I came to the same conclusion after analyzing my errors in the 1992
SS.  Of the 20-odd QSOs that I lost, I verified using WB5VZL's (?) log
database that roughly half of those "mistakes" were in fact NOT
mistakes; the data I copied was good, but the data entered from the
other guy's summary sheet, or the summary sheet itself, was bad.

I believe the log checkers need to eyeball all the computer
generated error reports BEFORE they decide to reduce a score.  If 90%
are getting busted for the same error (say, copying W6XYZ's check as
55), then NO ONE should lose for copying check 55, no matter what it
says on W6XYZ's summary sheet.  He obviously made a mistake.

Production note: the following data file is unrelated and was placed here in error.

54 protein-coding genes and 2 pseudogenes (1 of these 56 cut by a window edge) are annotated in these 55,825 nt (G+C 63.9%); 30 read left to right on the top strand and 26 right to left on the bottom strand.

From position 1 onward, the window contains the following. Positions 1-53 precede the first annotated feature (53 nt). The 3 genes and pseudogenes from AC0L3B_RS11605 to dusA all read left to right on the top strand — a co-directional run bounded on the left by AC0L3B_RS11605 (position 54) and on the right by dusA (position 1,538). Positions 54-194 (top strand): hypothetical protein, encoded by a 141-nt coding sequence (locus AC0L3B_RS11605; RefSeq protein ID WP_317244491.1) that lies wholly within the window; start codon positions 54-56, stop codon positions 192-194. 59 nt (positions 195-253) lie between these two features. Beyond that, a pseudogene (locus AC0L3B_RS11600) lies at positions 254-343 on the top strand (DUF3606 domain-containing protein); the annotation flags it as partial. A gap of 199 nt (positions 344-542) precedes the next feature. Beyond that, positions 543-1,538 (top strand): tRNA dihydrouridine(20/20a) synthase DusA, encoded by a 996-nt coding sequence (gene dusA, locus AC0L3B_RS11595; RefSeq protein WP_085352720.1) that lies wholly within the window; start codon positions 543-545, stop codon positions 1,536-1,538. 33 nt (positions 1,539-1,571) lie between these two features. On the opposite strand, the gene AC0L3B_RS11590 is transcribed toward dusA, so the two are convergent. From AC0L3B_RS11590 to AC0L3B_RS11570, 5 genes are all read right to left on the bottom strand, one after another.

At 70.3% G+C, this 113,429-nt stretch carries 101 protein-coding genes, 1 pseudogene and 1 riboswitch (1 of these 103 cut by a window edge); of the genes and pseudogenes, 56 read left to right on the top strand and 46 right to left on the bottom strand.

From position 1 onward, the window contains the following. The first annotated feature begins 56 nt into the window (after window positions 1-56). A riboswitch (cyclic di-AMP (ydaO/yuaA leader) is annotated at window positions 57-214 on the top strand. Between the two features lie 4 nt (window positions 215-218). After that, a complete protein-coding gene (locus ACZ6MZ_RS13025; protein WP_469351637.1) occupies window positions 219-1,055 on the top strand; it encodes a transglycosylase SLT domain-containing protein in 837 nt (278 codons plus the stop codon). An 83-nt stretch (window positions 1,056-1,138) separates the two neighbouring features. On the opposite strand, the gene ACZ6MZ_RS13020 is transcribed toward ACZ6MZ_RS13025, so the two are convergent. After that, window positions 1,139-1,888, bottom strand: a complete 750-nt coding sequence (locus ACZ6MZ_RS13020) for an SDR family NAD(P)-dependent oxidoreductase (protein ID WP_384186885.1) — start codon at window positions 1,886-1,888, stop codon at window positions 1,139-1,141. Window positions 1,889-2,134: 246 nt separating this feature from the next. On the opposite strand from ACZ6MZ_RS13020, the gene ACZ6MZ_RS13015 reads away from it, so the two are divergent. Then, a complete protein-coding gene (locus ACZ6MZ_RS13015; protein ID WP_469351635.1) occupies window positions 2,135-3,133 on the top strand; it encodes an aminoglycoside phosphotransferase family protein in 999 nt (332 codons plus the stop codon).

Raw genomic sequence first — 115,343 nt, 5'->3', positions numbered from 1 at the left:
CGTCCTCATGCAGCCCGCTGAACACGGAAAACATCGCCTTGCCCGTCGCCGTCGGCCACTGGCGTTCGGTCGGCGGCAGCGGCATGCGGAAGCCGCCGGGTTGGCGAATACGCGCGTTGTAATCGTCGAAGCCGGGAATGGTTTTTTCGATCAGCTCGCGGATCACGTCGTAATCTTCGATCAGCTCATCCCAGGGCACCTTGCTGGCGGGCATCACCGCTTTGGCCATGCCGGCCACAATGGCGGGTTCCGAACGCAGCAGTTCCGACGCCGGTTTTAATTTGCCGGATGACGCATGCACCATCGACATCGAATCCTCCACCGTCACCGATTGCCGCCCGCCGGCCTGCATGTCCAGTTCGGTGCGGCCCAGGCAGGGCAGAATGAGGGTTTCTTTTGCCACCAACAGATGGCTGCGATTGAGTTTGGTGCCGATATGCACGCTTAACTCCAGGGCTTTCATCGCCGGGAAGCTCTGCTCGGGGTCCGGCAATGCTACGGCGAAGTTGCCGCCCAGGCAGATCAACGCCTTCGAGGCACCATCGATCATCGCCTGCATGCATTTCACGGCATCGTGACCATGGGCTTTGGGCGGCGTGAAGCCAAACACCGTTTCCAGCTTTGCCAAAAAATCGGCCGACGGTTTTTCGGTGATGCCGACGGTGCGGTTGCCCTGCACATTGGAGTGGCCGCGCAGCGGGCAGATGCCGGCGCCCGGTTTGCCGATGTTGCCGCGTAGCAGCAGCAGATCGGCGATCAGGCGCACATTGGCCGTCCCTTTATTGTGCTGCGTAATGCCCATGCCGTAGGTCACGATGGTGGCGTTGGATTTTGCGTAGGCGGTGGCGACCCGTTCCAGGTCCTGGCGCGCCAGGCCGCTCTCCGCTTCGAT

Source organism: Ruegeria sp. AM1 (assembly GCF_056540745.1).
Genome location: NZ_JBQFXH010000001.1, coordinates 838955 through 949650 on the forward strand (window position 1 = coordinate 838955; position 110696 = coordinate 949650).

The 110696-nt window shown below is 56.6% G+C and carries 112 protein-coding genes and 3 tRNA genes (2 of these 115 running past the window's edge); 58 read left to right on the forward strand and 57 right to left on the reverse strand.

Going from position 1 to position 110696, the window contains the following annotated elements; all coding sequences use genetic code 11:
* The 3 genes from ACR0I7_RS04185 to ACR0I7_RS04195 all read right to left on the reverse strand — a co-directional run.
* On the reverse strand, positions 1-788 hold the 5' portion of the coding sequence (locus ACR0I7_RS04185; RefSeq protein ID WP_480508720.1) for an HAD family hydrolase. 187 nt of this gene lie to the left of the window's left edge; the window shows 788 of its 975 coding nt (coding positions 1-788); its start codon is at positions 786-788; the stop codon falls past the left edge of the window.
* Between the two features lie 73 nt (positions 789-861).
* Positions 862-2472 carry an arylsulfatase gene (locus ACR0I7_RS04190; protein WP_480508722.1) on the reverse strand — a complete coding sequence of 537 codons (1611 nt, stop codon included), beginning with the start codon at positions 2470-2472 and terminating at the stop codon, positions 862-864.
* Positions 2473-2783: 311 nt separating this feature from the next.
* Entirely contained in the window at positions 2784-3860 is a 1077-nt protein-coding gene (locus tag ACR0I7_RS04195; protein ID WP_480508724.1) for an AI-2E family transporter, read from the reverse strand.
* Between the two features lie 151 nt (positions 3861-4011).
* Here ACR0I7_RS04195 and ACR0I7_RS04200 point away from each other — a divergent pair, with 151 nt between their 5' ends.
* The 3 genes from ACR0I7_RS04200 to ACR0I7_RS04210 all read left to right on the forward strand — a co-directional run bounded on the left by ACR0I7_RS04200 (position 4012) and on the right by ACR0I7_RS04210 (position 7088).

This is just common sense.

Based on the few data points that I have, I conclude that this "sanity
check" was not done for either the 1992 or 1993 SS.  One might think
that since mistakes like this are applied equally to everyone's log,
it makes no difference.  But it does!

The reason is this:  suppose 9 guys get busted for copying "W6XYZ 55."
The guy who copies "W6XYY 55" will NOT lose any QSOs.  Why not?  Well,
W6XYY is not in the database, and the log checking program
currently being used by The League is not sophisticated enough to
recognize busted callsigns, only busted CK, PREC, and SECTION.  The
guy who miscopies 1 out of 10 callsigns will get penalized LESS, on
average, then the guy who miscopies 1 out of 100 callsigns, because
the poor operator will have far fewer chances of being "caught."  For
tight finishes, this is unacceptable.

Software does exist that can do a better job of log checking.  So I
ask KR1R, if K2MM is willing to modify his log checking software to